B: 'Okay, I claim D, then.'

      I'm not making a political point. I have no doubt that this "What will accomplish my desired goal?" approach spans any political or ideological spectrum.

    2. Even if true (and it certainly is), that doesn't change the rights and issues for the minority who sincerely hold their religious objections. The existence of fraud means that you need to get better at detecting and blocking fraud, not that you throw the baby out with the bathwater.

  2. Wow, a common sense approach to the issue.

    As for those persons in Maine who object to the vaccine on religious grounds, I humbly suggest they go back and re-examine their faith and its requirements that they care for their fellow men and women. But if they can find something in their religious teachings that say one honors God and their faith by spreading disease and pestilence and carrying a virus that can infect their community, well I will revise my position but until then . . .

    1. Sidney,
      you need not make a unfalsifiable claim to reject this absurd objection.

  3. I find this "religious objection rather absurd, especially with respect to the Pfizer-BionTech and the Moderna vaccines which at most used cells during trial tests at several tens (if not hundreds) of generations removed from any fetal tissue.
    The very people make this objection to COVID vaccines benefit – as do we all - from actions that resulted from killing other humans in anger less than ten human generations ago.

    1. The Pope seems ok with it.

      1. The Nazis ran experiments on concentration camp prisoners, some of which had to do with developing a protocol for safely recovering victims of extreme hypothermia. You can imagine the methodology. We resisted using, or even investigating, those protocols for decades because of the ethical problem of benefiting from such “research”. Many people died who might have lived if those protocols were in use, so that similarity exists as well. If you can’t see where a person might have concerns, go jump in a lake.

  4. The use of fetal stem cells lines is so ubiquitous that I doubt anyone can in good faith say they object to using products that in some way used these cells lines. The cell lines find use broadly in medicines but also in other biological research including food and cosmetics.

    I think this is why religious organization like the Catholic Church have really backed off on objection to vaccines and other research. The genie is out of the bottle and it just too hard to track it all in a good faith effort.

    1. The difficulty in identifying products that have used aborted fetus cell lines is not actually an argument against objecting to the use of products where the use of aborted fetus cell lines has been identified.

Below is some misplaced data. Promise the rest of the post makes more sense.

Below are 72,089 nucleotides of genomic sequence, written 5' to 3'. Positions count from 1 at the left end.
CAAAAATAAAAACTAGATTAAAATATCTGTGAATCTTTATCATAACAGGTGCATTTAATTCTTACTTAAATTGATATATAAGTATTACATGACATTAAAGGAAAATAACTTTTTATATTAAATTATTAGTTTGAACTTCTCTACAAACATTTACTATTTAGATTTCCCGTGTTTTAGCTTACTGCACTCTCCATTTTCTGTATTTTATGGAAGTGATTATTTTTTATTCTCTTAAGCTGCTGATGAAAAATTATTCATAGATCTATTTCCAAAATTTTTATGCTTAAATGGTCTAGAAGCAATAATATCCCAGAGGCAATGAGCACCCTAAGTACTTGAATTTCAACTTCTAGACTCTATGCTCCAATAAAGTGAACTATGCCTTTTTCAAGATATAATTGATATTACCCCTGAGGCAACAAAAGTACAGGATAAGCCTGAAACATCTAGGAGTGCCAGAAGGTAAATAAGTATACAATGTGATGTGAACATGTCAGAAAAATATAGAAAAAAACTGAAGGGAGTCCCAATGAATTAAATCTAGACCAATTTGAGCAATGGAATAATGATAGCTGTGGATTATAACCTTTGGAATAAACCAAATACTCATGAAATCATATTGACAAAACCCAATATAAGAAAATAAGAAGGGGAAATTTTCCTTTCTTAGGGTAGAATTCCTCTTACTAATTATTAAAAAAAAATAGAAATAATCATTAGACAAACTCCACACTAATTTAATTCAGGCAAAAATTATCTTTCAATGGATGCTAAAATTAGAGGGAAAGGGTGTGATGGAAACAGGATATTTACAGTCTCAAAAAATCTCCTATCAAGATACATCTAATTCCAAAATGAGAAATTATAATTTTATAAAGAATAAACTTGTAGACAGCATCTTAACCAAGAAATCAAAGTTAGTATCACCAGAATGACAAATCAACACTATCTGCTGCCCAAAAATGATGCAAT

1. The lack of interest in identifying products that have used "aborted fetus cell lines" is actually an argument that the objections being raised here are not sincere.

  5. There are some, very few people who have legitimate religious objections to vaccines, so they should be allowed to opt out. But what do you do about all those who will try to abuse the system by lying? You could make the exemptions quite hard to get, but courts frown upon questioning one's religious beliefs. So you are back to no exemptions and realize that a few will be given the short stick.

    1. No. You aren't. The fact that some may get away with falsely claiming a religious exemption does not in fact require you to deny religious exemptions to everyone. You can in fact accept that as the cost of not denying religious exemptions to those who sincerely hold them.

      The decision is quite poor on identifying what the cost of granting religious exemptions would be. The argument that doing so is not comparable to the cost of allowing medical exemptions is particularly glaring. It goes on at some length in the attempt to justify that claim, but it appears to me to be just a hash of ipse dixit. Why, again, should those who ought not be forced to take the vaccines for medical reasons not also be required to forfeit medical employment in their field in ME? The risk to patients from such individuals is just the same as for ones religiously exempted (and equally nugatory, IMHO).

      1. "The argument that doing so is not comparable to the cost of allowing medical exemptions "
        There you go with your own ipse dixit.

  6. As with eugenics, we'll someday look back on these mandates and shake our heads.

    1. Far more likely the opposite. History will take a dim view of those who have been refusing to take the vaccine spreading lies about it. The current politics that causes people to oppose all covid prevention measures will fade and what will be left is confused people in the future.

      1. Molly,
        History may also take a dim view of the people who treat as lepers those who have doubts about vaccination.
        The dynamics of this pandemics are not nearly as simplistic as many like to claim when urging vaccination. You have seen it on this blog that there is al lot more talk about the politics of vaccination than about actual evidenced-based medicine.

        1. People who have doubts care about evidence and expert guidance. People who have doubts don’t spread lies about vaccines. People who have doubts don’t try to prevent others from getting the vaccine. There are not many who have doubts any more, those who are left are actively anti-vax for ideological reasons.

          1. You keep talking about "lies" without identifying any.

            YOUR ideological reasons are all that is evident.

            1. Molly knows all about lies. Also prevarication, argument from authority, and the motte and bailey fallacy. She's an absolute expert on all that. All one has to do is read her commentary to see her familiarity there.